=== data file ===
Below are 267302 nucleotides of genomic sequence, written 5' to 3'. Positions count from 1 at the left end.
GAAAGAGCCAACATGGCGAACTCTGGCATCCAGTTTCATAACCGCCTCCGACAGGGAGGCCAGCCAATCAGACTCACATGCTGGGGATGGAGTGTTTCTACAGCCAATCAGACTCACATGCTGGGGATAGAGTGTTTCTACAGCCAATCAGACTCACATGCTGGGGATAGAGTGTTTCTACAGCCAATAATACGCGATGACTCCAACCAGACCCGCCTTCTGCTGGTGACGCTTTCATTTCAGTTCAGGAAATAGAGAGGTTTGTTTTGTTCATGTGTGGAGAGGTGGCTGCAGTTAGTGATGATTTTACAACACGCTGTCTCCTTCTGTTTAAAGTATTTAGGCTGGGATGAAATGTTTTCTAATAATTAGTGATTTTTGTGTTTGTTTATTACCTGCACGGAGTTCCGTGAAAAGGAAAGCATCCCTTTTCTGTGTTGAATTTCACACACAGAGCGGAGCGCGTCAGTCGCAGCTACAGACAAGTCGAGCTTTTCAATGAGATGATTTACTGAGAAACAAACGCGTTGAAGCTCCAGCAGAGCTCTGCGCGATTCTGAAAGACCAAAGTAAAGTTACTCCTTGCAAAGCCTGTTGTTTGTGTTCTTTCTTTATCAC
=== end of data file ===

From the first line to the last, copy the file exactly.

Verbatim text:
Below are 267302 nucleotides of genomic sequence, written 5' to 3'. Positions count from 1 at the left end.
GAAAGAGCCAACATGGCGAACTCTGGCATCCAGTTTCATAACCGCCTCCGACAGGGAGGCCAGCCAATCAGACTCACATGCTGGGGATGGAGTGTTTCTACAGCCAATCAGACTCACATGCTGGGGATAGAGTGTTTCTACAGCCAATCAGACTCACATGCTGGGGATAGAGTGTTTCTACAGCCAATAATACGCGATGACTCCAACCAGACCCGCCTTCTGCTGGTGACGCTTTCATTTCAGTTCAGGAAATAGAGAGGTTTGTTTTGTTCATGTGTGGAGAGGTGGCTGCAGTTAGTGATGATTTTACAACACGCTGTCTCCTTCTGTTTAAAGTATTTAGGCTGGGATGAAATGTTTTCTAATAATTAGTGATTTTTGTGTTTGTTTATTACCTGCACGGAGTTCCGTGAAAAGGAAAGCATCCCTTTTCTGTGTTGAATTTCACACACAGAGCGGAGCGCGTCAGTCGCAGCTACAGACAAGTCGAGCTTTTCAATGAGATGATTTACTGAGAAACAAACGCGTTGAAGCTCCAGCAGAGCTCTGCGCGATTCTGAAAGACCAAAGTAAAGTTACTCCTTGCAAAGCCTGTTGTTTGTGTTCTTTCTTTATCAC